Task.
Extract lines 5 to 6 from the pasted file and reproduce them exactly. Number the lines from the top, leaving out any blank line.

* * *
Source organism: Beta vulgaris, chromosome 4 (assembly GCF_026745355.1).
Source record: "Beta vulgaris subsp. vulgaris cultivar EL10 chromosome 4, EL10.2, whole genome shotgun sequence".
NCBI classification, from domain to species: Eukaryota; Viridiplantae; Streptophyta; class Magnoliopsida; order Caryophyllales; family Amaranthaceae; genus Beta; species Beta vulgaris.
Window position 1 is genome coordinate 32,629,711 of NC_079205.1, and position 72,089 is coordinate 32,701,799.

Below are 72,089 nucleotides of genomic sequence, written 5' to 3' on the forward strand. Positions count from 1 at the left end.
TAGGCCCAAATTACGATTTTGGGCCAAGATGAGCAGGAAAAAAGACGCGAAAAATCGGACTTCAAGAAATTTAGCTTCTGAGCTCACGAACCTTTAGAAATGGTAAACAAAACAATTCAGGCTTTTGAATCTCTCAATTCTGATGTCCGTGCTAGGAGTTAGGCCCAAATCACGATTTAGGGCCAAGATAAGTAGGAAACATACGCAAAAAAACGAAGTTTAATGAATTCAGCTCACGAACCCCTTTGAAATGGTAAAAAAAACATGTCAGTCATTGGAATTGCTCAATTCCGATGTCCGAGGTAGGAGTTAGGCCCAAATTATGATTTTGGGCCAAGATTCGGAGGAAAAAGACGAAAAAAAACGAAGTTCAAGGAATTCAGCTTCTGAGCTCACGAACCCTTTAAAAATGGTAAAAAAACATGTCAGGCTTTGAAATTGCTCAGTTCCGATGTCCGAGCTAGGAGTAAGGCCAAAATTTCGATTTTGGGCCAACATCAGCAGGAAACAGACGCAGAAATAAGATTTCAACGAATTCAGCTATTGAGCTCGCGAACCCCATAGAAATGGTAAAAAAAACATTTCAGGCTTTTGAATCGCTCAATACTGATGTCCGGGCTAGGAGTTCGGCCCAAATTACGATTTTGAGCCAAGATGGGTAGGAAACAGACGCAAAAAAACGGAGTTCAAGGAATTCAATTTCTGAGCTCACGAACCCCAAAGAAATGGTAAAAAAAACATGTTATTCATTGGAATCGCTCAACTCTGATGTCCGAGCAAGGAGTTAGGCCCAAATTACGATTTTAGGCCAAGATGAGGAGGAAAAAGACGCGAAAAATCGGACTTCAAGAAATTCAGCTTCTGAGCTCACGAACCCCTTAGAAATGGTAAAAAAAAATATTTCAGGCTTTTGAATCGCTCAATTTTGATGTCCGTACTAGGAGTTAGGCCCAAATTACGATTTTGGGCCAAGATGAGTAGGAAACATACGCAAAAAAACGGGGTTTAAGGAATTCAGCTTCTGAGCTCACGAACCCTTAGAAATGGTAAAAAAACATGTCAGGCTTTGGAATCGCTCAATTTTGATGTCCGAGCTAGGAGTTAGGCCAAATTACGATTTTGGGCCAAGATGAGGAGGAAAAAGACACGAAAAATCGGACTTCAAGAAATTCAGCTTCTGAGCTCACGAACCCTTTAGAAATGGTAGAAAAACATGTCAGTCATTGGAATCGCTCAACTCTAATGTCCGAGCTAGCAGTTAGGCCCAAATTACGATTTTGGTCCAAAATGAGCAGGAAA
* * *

Below are 72,089 nucleotides of genomic sequence, written 5' to 3' on the forward strand. Positions count from 1 at the left end.
TAGGCCCAAATTACGATTTTGGGCCAAGATGAGCAGGAAAAAAGACGCGAAAAATCGGACTTCAAGAAATTTAGCTTCTGAGCTCACGAACCTTTAGAAATGGTAAACAAAACAATTCAGGCTTTTGAATCTCTCAATTCTGATGTCCGTGCTAGGAGTTAGGCCCAAATCACGATTTAGGGCCAAGATAAGTAGGAAACATACGCAAAAAAACGAAGTTTAATGAATTCAGCTCACGAACCCCTTTGAAATGGTAAAAAAAACATGTCAGTCATTGGAATTGCTCAATTCCGATGTCCGAGGTAGGAGTTAGGCCCAAATTATGATTTTGGGCCAAGATTCGGAGGAAAAAGACGAAAAAAAACGAAGTTCAAGGAATTCAGCTTCTGAGCTCACGAACCCTTTAAAAATGGTAAAAAAACATGTCAGGCTTTGAAATTGCTCAGTTCCGATGTCCGAGCTAGGAGTAAGGCCAAAATTTCGATTTTGGGCCAACATCAGCAGGAAACAGACGCAGAAATAAGATTTCAACGAATTCAGCTATTGAGCTCGCGAACCCCATAGAAATGGTAAAAAAAACATTTCAGGCTTTTGAATCGCTCAATACTGATGTCCGGGCTAGGAGTTCGGCCCAAATTACGATTTTGAGCCAAGATGGGTAGGAAACAGACGCAAAAAAACGGAGTTCAAGGAATTCAATTTCTGAGCTCACGAACCCCAAAGAAATGGTAAAAAAAACATGTTATTCATTGGAATCGCTCAACTCTGATGTCCGAGCAAGGAGTTAGGCCCAAATTACGATTTTAGGCCAAGATGAGGAGGAAAAAGACGCGAAAAATCGGACTTCAAGAAATTCAGCTTCTGAGCTCACGAACCCCTTAGAAATGGTAAAAAAAAATATTTCAGGCTTTTGAATCGCTCAATTTTGATGTCCGTACTAGGAGTTAGGCCCAAATTACGATTTTGGGCCAAGATGAGTAGGAAACATACGCAAAAAAACGGGGTTTAAGGAATTCAGCTTCTGAGCTCACGAACCCTTAGAAATGGTAAAAAAACATGTCAGGCTTTGGAATCGCTCAATTTTGATGTCCGAGCTAGGAGTTAGGCCAAATTACGATTTTGGGCCAAGATGAGGAGGAAAAAGACACGAAAAATCGGACTTCAAGAAATTCAGCTTCTGAGCTCACGAACCCTTTAGAAATGGTAGAAAAACATGTCAGTCATTGGAATCGCTCAACTCTAATGTCCGAGCTAGCAGTTAGGCCCAAATTACGATTTTGGTCCAAAATGAGCAGGAAA